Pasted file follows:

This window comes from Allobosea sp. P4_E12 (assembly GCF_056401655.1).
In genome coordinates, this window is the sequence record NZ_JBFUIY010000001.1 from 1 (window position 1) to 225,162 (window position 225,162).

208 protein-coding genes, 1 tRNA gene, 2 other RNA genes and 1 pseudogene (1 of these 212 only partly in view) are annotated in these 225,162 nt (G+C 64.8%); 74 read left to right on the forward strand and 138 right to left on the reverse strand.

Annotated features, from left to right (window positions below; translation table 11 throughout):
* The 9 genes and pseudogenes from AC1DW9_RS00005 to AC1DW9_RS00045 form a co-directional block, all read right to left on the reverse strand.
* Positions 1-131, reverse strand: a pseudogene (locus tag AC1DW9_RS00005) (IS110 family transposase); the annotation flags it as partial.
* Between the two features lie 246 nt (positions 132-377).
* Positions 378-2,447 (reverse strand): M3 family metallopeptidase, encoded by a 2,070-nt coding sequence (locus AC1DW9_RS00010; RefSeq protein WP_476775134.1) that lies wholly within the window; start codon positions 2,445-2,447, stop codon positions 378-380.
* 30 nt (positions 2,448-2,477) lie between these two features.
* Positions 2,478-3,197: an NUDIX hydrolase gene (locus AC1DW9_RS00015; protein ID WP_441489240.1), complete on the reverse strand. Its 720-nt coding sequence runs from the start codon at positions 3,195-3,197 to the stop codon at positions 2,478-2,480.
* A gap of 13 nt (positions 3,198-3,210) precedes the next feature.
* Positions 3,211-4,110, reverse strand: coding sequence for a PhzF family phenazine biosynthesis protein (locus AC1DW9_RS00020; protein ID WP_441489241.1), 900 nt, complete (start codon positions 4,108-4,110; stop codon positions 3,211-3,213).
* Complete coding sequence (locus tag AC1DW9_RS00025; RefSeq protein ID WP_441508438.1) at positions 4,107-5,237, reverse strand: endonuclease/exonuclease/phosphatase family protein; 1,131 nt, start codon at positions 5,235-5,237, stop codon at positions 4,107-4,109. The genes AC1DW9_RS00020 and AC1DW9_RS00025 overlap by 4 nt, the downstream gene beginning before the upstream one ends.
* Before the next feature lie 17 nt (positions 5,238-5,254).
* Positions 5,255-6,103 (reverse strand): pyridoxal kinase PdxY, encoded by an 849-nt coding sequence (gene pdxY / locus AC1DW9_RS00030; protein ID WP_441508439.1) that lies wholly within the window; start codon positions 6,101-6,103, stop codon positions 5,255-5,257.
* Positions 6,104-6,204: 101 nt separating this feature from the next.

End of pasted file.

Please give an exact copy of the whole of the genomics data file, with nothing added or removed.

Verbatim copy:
This window comes from Allobosea sp. P4_E12 (assembly GCF_056401655.1).
In genome coordinates, this window is the sequence record NZ_JBFUIY010000001.1 from 1 (window position 1) to 225,162 (window position 225,162).

208 protein-coding genes, 1 tRNA gene, 2 other RNA genes and 1 pseudogene (1 of these 212 only partly in view) are annotated in these 225,162 nt (G+C 64.8%); 74 read left to right on the forward strand and 138 right to left on the reverse strand.

Annotated features, from left to right (window positions below; translation table 11 throughout):
* The 9 genes and pseudogenes from AC1DW9_RS00005 to AC1DW9_RS00045 form a co-directional block, all read right to left on the reverse strand.
* Positions 1-131, reverse strand: a pseudogene (locus tag AC1DW9_RS00005) (IS110 family transposase); the annotation flags it as partial.
* Between the two features lie 246 nt (positions 132-377).
* Positions 378-2,447 (reverse strand): M3 family metallopeptidase, encoded by a 2,070-nt coding sequence (locus AC1DW9_RS00010; RefSeq protein WP_476775134.1) that lies wholly within the window; start codon positions 2,445-2,447, stop codon positions 378-380.
* 30 nt (positions 2,448-2,477) lie between these two features.
* Positions 2,478-3,197: an NUDIX hydrolase gene (locus AC1DW9_RS00015; protein ID WP_441489240.1), complete on the reverse strand. Its 720-nt coding sequence runs from the start codon at positions 3,195-3,197 to the stop codon at positions 2,478-2,480.
* A gap of 13 nt (positions 3,198-3,210) precedes the next feature.
* Positions 3,211-4,110, reverse strand: coding sequence for a PhzF family phenazine biosynthesis protein (locus AC1DW9_RS00020; protein ID WP_441489241.1), 900 nt, complete (start codon positions 4,108-4,110; stop codon positions 3,211-3,213).
* Complete coding sequence (locus tag AC1DW9_RS00025; RefSeq protein ID WP_441508438.1) at positions 4,107-5,237, reverse strand: endonuclease/exonuclease/phosphatase family protein; 1,131 nt, start codon at positions 5,235-5,237, stop codon at positions 4,107-4,109. The genes AC1DW9_RS00020 and AC1DW9_RS00025 overlap by 4 nt, the downstream gene beginning before the upstream one ends.
* Before the next feature lie 17 nt (positions 5,238-5,254).
* Positions 5,255-6,103 (reverse strand): pyridoxal kinase PdxY, encoded by an 849-nt coding sequence (gene pdxY / locus AC1DW9_RS00030; protein ID WP_441508439.1) that lies wholly within the window; start codon positions 6,101-6,103, stop codon positions 5,255-5,257.
* Positions 6,104-6,204: 101 nt separating this feature from the next.